Sean Shapiro wants to go out a winner.
In his first three seasons at Riverview High, the Sharks have managed only five victories.
If Shapiro has anything to do with it, that all changes this season and future seasons, as well.
"It's not like we're just trying to have one great season," Shapiro said. "We're trying to build a program.
"We've got to influence the younger players and make sure they're doing what they need to be doing.''
If there is a big turnaround this season for the Sharks, Shapiro, the starting middle linebacker, and the defensive unit would deserve a lot of the credit.
"We are 11 men to the ball at all times, everyone just swarming,'' said Shapiro, who led the team in tackles with 83 last year. "We call ourselves the black hole because once you go in, you just never go out.
"We just dominate on defense with everyone swarming in and it just looks like you get lost in our defense.''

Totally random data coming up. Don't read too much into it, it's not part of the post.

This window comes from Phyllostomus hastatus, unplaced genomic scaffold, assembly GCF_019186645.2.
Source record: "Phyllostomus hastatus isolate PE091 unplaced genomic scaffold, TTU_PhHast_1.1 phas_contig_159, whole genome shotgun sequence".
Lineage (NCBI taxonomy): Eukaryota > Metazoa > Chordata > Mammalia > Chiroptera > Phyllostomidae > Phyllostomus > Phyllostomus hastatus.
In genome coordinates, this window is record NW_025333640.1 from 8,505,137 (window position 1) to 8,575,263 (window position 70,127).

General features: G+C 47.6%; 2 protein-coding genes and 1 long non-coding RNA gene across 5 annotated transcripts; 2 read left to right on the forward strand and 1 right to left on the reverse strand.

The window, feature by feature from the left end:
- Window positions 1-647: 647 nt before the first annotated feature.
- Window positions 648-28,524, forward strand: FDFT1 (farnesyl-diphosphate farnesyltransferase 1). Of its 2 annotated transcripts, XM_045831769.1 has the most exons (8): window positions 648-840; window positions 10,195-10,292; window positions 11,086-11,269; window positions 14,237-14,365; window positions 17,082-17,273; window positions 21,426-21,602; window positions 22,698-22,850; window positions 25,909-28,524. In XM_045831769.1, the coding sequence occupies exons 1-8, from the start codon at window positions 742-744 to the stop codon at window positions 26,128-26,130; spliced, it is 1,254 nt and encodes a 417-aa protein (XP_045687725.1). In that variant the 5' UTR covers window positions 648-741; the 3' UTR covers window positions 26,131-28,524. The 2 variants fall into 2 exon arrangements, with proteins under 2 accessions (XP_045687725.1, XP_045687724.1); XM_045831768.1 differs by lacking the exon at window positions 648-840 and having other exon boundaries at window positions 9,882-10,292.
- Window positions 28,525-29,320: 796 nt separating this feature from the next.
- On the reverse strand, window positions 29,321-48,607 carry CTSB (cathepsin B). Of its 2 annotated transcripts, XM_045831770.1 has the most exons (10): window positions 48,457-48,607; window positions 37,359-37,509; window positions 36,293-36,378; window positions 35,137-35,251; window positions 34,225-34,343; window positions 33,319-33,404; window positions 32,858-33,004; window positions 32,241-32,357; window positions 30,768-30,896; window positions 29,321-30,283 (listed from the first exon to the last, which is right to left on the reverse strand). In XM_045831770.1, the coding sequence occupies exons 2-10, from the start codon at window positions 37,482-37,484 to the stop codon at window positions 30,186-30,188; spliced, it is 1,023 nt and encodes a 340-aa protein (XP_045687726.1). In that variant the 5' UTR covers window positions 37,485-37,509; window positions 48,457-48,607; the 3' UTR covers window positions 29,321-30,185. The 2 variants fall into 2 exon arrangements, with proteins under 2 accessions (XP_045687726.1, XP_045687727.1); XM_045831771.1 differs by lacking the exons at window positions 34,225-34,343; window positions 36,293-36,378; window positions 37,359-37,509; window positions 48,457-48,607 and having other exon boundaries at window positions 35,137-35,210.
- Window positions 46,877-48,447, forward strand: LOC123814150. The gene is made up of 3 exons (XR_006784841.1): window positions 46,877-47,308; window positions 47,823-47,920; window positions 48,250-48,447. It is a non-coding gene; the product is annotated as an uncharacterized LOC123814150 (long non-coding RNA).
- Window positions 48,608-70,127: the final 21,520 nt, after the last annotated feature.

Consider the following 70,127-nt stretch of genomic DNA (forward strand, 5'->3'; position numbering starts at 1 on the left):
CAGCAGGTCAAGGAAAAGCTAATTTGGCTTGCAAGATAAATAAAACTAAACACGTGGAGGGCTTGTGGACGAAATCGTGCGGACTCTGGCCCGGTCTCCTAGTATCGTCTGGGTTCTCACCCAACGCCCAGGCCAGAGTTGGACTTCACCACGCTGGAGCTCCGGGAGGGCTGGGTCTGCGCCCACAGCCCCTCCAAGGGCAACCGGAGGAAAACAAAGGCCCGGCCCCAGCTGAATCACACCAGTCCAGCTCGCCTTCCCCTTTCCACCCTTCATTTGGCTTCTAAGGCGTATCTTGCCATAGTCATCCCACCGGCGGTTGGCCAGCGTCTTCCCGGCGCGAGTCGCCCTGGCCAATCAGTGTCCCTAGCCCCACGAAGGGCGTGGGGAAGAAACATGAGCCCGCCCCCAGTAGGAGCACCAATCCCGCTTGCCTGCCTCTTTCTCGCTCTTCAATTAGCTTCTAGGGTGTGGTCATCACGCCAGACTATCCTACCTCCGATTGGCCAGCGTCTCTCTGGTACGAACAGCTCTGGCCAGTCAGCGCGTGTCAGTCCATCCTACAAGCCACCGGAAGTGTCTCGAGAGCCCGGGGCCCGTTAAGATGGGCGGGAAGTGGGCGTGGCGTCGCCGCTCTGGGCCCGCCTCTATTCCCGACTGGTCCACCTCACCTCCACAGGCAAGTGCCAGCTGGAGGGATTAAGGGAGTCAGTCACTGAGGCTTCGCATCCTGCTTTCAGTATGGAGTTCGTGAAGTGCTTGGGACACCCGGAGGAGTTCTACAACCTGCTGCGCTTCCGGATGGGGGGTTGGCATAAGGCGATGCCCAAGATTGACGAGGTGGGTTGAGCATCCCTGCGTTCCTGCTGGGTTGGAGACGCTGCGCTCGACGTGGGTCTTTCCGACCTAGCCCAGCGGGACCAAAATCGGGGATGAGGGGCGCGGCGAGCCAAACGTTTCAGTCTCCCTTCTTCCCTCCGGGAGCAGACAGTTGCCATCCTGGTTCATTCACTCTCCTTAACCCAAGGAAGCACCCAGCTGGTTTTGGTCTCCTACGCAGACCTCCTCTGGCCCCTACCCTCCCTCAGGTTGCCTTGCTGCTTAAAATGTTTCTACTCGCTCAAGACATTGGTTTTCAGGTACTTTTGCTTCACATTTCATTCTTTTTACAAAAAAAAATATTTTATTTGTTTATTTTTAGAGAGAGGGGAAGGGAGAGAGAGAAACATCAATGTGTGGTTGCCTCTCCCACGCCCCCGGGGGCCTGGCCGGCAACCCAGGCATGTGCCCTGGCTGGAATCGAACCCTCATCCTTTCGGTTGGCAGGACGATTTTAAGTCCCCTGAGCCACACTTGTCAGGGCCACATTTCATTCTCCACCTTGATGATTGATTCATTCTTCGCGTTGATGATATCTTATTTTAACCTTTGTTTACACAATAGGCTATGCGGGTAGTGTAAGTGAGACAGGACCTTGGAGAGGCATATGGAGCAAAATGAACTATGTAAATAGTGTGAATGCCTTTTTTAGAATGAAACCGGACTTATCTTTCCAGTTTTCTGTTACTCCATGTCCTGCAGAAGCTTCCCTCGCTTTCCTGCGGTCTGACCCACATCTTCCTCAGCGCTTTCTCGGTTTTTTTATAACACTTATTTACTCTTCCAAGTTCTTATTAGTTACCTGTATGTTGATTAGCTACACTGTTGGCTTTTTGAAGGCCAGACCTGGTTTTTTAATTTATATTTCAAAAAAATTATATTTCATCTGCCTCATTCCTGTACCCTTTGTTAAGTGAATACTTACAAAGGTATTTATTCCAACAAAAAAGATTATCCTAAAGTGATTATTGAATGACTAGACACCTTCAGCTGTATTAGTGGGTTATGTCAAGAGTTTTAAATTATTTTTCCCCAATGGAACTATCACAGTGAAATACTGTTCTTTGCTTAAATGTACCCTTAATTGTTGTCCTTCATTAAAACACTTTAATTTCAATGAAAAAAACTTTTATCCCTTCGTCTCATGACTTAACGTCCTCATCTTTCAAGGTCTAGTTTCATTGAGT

That swarm mentality will be necessary in Riverview's new district, which features teams with strong ground games, including Newsome and Plant City. The Wolves averaged 319 rushing yards per game and the Raiders, led by Dazmond Patterson, averaged 169 rushing yards per game last year.
"That's a great challenge for us," Shapiro said.
To help in that effort, Shapiro and his teammates hit the weight room hard in the offseason. Shapiro's gone through a big transition since his first year at Riverview.
"I'm a lot different,'' he said. "I'm 40 pounds heavier. I'm a lot smarter and I'm making reads and not just going off of talent alone.''
Shapiro didn't start out on the defensive side of the ball. He was an offensive lineman during his youth football days and became a linebacker in high school.
"I like the glory that comes with being a linebacker,'' he said. "I like Derrick Brooks. I like his attitude on the field. He just gets football and does it the right way."
The same can be said for Shapiro, who carries a 4.9GPA and 1,230 SAT score.
"I'm not a loudmouth or a talker,'' he said. "I lead by example.''